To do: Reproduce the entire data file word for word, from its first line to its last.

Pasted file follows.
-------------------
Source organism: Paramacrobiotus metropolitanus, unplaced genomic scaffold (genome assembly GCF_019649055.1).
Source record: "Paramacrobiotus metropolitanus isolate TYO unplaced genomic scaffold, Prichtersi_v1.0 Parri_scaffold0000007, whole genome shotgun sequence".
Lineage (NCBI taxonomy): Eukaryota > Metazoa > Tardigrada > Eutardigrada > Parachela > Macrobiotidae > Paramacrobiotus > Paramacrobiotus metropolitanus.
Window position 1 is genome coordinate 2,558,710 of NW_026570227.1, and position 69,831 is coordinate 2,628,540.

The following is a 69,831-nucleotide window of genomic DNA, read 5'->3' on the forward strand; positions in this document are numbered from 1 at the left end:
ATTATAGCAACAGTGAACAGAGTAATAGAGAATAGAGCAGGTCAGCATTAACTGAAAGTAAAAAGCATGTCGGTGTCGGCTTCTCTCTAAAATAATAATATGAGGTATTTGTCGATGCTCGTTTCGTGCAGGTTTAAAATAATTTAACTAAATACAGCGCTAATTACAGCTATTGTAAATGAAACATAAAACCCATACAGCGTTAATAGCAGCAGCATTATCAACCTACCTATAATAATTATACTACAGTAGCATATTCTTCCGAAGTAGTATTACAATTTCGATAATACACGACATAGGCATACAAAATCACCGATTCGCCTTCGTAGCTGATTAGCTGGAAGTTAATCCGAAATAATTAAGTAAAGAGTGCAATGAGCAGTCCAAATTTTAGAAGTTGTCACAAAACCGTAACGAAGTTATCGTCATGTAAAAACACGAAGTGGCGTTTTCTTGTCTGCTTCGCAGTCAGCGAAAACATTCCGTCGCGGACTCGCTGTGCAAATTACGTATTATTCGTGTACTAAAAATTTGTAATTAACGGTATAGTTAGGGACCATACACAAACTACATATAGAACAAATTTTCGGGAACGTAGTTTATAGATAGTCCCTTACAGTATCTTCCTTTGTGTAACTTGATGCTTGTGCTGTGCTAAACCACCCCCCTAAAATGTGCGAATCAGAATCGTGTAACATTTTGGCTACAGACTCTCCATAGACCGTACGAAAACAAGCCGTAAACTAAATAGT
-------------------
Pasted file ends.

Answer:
Source organism: Paramacrobiotus metropolitanus, unplaced genomic scaffold (genome assembly GCF_019649055.1).
Source record: "Paramacrobiotus metropolitanus isolate TYO unplaced genomic scaffold, Prichtersi_v1.0 Parri_scaffold0000007, whole genome shotgun sequence".
Lineage (NCBI taxonomy): Eukaryota > Metazoa > Tardigrada > Eutardigrada > Parachela > Macrobiotidae > Paramacrobiotus > Paramacrobiotus metropolitanus.
Window position 1 is genome coordinate 2,558,710 of NW_026570227.1, and position 69,831 is coordinate 2,628,540.

The following is a 69,831-nucleotide window of genomic DNA, read 5'->3' on the forward strand; positions in this document are numbered from 1 at the left end:
ATTATAGCAACAGTGAACAGAGTAATAGAGAATAGAGCAGGTCAGCATTAACTGAAAGTAAAAAGCATGTCGGTGTCGGCTTCTCTCTAAAATAATAATATGAGGTATTTGTCGATGCTCGTTTCGTGCAGGTTTAAAATAATTTAACTAAATACAGCGCTAATTACAGCTATTGTAAATGAAACATAAAACCCATACAGCGTTAATAGCAGCAGCATTATCAACCTACCTATAATAATTATACTACAGTAGCATATTCTTCCGAAGTAGTATTACAATTTCGATAATACACGACATAGGCATACAAAATCACCGATTCGCCTTCGTAGCTGATTAGCTGGAAGTTAATCCGAAATAATTAAGTAAAGAGTGCAATGAGCAGTCCAAATTTTAGAAGTTGTCACAAAACCGTAACGAAGTTATCGTCATGTAAAAACACGAAGTGGCGTTTTCTTGTCTGCTTCGCAGTCAGCGAAAACATTCCGTCGCGGACTCGCTGTGCAAATTACGTATTATTCGTGTACTAAAAATTTGTAATTAACGGTATAGTTAGGGACCATACACAAACTACATATAGAACAAATTTTCGGGAACGTAGTTTATAGATAGTCCCTTACAGTATCTTCCTTTGTGTAACTTGATGCTTGTGCTGTGCTAAACCACCCCCCTAAAATGTGCGAATCAGAATCGTGTAACATTTTGGCTACAGACTCTCCATAGACCGTACGAAAACAAGCCGTAAACTAAATAGT